This article was written by the Great British Mag editorial team on 2nd November 2020.
A difficult part of applying to university is writing a personal statement that will impress the admission tutor enough to offer you a place on your preferred course. There are plenty of things you should do to try and make this happen but equally there are a number of things you should avoid at all cost, which we have outlined in this article.
1. Spelling and grammatical mistakes
You should proof read your personal statement carefully and play close attention to spelling, grammar, sentence structure, conciseness and readability. Even better give it to someone else to proof because they will pick out mistakes you may not see.
The best tip here is to write it well in advance of the submission deadline and then revisit it. You will more easily pick-up on errors and sentences that can be improved if you read it with fresh eyes.
TIP: When you are proof reading your personal statement try and take away words and sentences rather than add more.
2. Personal statement is long and rambling
Your personal statement should be made up of four parts. An introduction about you; why you are passionate about studying your chosen subject; your academic and extracurricular achievements that prove your passion for your chosen subject and a conclusion on why you should be chosen.
Your personal statement is an opportunity for you to sell yourself so don’t waste it by rambling.
3. Lacks passion for the subject you want to study
Imagine places on your preferred course are extremely limited and you have one opportunity to convince the admissions tutor that you deserve a place. You would have to sound knowledgeable, likable and passionate about your chosen subject. Only those that show their commitment and dedication will succeed, so make sure your personal statement is powerful and convincing.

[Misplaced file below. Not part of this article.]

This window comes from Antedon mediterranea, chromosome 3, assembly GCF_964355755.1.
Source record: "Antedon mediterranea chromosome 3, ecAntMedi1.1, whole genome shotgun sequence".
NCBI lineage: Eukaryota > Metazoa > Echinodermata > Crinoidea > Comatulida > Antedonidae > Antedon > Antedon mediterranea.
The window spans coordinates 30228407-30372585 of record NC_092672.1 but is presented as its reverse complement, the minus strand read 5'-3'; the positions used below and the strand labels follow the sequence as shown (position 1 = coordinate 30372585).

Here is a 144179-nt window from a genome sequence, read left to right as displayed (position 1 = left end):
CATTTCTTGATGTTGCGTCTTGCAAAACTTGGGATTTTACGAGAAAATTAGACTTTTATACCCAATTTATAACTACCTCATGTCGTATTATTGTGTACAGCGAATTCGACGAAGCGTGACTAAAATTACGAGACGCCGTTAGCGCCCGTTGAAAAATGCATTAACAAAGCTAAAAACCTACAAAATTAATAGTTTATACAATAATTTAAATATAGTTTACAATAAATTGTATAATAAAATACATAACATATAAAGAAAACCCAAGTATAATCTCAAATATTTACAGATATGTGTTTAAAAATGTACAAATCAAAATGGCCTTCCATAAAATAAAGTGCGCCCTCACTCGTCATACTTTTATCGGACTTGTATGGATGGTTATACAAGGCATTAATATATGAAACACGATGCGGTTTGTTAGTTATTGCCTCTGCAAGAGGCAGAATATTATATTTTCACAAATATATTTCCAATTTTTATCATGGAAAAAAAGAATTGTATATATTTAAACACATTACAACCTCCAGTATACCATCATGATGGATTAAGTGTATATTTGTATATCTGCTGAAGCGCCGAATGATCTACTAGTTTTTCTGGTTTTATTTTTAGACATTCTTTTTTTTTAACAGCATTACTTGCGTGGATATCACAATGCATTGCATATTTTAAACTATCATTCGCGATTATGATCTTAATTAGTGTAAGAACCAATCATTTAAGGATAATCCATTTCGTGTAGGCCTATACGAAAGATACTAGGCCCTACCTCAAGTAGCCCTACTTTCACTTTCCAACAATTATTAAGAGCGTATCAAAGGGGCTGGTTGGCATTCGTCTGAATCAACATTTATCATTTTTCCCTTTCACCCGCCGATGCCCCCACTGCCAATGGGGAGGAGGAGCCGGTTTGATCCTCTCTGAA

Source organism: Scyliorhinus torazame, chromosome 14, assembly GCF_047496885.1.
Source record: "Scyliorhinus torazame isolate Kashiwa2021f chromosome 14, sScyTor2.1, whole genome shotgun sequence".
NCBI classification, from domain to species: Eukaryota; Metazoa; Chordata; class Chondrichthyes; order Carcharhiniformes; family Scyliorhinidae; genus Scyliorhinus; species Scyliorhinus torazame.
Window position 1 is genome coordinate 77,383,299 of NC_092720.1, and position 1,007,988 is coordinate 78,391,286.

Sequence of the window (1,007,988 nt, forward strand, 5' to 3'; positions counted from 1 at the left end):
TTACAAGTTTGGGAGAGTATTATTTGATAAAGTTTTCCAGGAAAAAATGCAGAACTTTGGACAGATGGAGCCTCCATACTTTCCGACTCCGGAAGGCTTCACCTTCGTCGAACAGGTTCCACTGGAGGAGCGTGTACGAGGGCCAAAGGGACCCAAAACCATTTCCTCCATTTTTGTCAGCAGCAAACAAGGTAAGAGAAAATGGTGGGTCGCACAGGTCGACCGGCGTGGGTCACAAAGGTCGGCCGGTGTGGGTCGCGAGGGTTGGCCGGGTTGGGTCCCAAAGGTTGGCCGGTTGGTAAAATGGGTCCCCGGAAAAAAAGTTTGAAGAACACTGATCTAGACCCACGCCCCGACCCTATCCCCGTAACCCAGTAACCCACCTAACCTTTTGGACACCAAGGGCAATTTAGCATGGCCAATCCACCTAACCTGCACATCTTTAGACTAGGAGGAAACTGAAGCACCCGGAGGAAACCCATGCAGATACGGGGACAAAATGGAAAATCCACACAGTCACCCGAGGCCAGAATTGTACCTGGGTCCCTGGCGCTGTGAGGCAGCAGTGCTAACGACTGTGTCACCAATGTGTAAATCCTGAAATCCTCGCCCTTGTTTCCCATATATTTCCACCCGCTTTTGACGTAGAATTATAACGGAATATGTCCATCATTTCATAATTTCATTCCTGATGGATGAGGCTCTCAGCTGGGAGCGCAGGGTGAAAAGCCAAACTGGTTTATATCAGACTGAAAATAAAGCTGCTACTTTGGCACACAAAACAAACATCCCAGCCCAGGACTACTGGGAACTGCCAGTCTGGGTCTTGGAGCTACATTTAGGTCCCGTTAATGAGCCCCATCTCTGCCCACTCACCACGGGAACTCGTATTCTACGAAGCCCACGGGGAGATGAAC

4. Personal statement is boring
A course admissions tutor will be reading hundreds of applications, so you need to make sure your application stands out from the crowd. Do look at examples, but don’t copy, avoid using cliches and quotations. The admissions tutor will have heard them all before a million times.
Try and make your personal statement, well personal and give the best account of yourself. What drives you, why you want to study your chosen subject, how it will help you in your life and also talk about other passions and hobbies you have outside of your studies. After all you want to prove you will be a valuable student to the university.
5. Do not lie or exaggerate
Whilst you are trying to portray yourself in the best possible light do not lie or exaggerate, you might think you sound convincing but admission tutors read thousands of applications and will “sniff there is something wrong!”
Ask someone who knows you well to read your personal statement and give you their opinion on whether you have presented the best version of yourself without it sounding fake.
Furthermore, if you get called for an interview based on your personal statement you will get asked questions about things you have written and if it becomes apparent you have lied or exaggerated you will not secure a place.
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